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SONOMA, CALIF. (Oct. 10, 8:40 a.m. ET) — With the number of PET reclamation plants growing rapidly, U.S. recycling capacity for the material exceeded the total amount collected by almost 10 percent. But more dramatic, U.S. capacity was almost double the amount of that PET that stayed stateside, with more than two-fifths of it going to export markets.
“The U.S. now has the capacity to process more post-consumer PET packaging — both bottles and thermoforms — than the amount of PET packaging collected,” said the National Association for PET Container Resources in its annual recycling report, issued Oct. 10.
“That means that in 2012, even if no PET bales are exported, these reclamation assets will be short of material,” said the report from the Sonoma, Calif.-based association. “Without additional collection efforts or new streams of material, the increased capacity will only serve to drive prices [of recycled PET] to unsustainable levels, as too many operations chase too few bottles.”
The number of PET recycling plants in the U.S. increased from 19 at the beginning of 2011 to 23 by the end of 2011, said NAPCOR. That boosted total annual capacity by more than 27 percent, from 1.38 billion pounds to 1.755 billion pounds, which is substantially more than the 1.6 billion pounds of PET collected in 2011.
That’s troubling for two reasons.
First, nearly 43 percent of that 1.6 billion pounds of PET collected in 2011 was exported, mostly to China, leaving only 916.4 million for U.S. companies. And that was in a year when the amount of recycled PET purchased by countries in the Far East was the lowest since 2005
Second, four more PET reclamation plants under construction right now will soon add close to 200 million more pounds of PET reclamation capacity. And that does not include an expansion at Mohawk Industries in Summerville, Ga., which will double its capacity in 2013 and ultimately add 500 jobs.
“It is a challenge to have increased capacity and not have it immediately followed by increased supply,” said NAPCOR Executive Director Dennis Sabourin, in a phone interview. “But the investments send a strong signal about the continued sustainability of PET. There has been so much investment that it shows we need to collect more PET and feed these U.S. companies and create U.S. jobs.”
But that is easier said than done.
“I wish I was a little more optimistic, but we’re not even close to what we need in terms of collected recycled PET,” said NAPCOR technical director Mike Schedler in a phone interview. “The demand for [recycled] PET is there, but we need to have it collected.”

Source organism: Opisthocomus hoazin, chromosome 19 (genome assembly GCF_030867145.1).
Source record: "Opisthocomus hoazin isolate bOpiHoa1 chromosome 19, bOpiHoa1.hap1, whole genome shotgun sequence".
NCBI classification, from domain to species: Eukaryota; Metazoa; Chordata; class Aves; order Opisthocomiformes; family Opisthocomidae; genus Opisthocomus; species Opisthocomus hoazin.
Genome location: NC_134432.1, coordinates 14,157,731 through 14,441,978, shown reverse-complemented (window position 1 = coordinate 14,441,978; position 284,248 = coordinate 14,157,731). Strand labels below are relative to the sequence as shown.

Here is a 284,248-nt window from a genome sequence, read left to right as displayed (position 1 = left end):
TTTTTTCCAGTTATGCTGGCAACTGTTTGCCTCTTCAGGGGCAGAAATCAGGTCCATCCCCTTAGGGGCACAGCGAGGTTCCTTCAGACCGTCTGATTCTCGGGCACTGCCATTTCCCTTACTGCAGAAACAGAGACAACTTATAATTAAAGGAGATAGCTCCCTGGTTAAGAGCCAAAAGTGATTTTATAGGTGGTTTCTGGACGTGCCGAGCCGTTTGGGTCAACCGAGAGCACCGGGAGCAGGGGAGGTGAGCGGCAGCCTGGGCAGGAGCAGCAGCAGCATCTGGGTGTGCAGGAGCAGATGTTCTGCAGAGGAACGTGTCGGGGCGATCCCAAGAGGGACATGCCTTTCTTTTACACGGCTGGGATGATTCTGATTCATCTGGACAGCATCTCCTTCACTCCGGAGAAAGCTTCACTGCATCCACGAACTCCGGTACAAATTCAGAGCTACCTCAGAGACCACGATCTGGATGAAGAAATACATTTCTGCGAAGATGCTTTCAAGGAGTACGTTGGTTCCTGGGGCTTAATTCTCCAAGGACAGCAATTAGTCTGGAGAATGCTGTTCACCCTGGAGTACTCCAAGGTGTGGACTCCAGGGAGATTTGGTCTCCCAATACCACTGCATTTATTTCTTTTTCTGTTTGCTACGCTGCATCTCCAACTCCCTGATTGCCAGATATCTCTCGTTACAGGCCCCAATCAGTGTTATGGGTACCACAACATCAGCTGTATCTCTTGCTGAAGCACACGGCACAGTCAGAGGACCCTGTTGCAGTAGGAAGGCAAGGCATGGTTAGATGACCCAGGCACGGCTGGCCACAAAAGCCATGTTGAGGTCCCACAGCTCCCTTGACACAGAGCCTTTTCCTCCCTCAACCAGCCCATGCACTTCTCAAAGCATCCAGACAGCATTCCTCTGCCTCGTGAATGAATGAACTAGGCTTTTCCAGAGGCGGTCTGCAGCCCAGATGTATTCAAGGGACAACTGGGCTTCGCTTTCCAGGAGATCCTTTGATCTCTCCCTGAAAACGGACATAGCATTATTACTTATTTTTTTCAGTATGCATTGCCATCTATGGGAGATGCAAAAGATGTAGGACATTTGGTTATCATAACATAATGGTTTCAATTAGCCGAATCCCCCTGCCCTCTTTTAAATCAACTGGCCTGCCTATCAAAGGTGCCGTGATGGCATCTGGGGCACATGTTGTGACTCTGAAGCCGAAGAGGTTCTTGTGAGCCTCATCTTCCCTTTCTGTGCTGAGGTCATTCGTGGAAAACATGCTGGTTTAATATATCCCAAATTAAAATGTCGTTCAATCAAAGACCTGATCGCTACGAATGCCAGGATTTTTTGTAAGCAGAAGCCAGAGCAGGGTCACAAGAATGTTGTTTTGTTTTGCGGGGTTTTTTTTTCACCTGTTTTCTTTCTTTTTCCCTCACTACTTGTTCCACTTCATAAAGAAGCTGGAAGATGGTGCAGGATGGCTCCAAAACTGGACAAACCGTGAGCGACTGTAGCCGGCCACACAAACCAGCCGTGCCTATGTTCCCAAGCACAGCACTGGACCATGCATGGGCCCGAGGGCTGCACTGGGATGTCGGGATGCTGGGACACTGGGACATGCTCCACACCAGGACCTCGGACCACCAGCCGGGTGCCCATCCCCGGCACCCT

By the numbers, the recycling rate in 2011 inched up just two-tenths of a percentage point to 29.3 percent. That is the eighth straight year the rate has increased, dating back to 2003 when it stood at 19.6 percent, and it is nearly as high as the 31.6 percent recycling rate in 1995.
The rate is being suppressed by continued light-weighting of PET beverage containers, salad dressings and snack jars for nuts. NAPCOR calculated that unit sales of PET containers and jars increased by 4 percent in 2011, but that the amount of resin used increased by only 2.4 percent.
As a result, the total amount of PET used in bottles and jars in 2011 — 5.478 billion pounds — still remains below the 5.683 billion pounds of PET used in bottles and jars in 2007. Similarly, the volume of PET recycled in 2011 increased only minimally — by 46.8 million pounds — after increasing by 113 million pounds in 2011.
“We are experiencing the full impact from light-weighting,” said Schedler. “We did pretty well in bottle sales, but the weight is down.”
“In the near-term light-weighting is an issue [and] and there is general agreement that innovation will continue to reduce package weight,” noted the report. “But most observers feel we have already experienced the largest impacts.”
To help overcome that shortfall of material, the industry hopes that PET thermoformed containers — which were recycled in “a significant amount” for the first time in 2011, said the NAPCOR report — can provide a boost.
“2011 saw the first significant amount of PET thermoformed packaging moving through the system in both the U.S. and Canada,” said NAPCOR, which began an initiative in 2009 to remove the obstacles to PET thermoform recycling.
Indeed, most of the 47-million pound increase in recycled PET in 2011 came from 45.8 million pounds of alternative PET feedstock, including 24.9 million pounds from bales of just PET thermoform packaging.
That is both an encouraging sign and “a small, but important beginning,” said the NAPCOR report.
“These efforts are now bearing fruit,” said the NAPCOR report. “All purchasers and processors of curbside bales are allowing some level of thermoforms mixed in with the bottles,” typically around 10 percent, with some accepting as much as 20 percent of thermoform containers in PET bottle bales.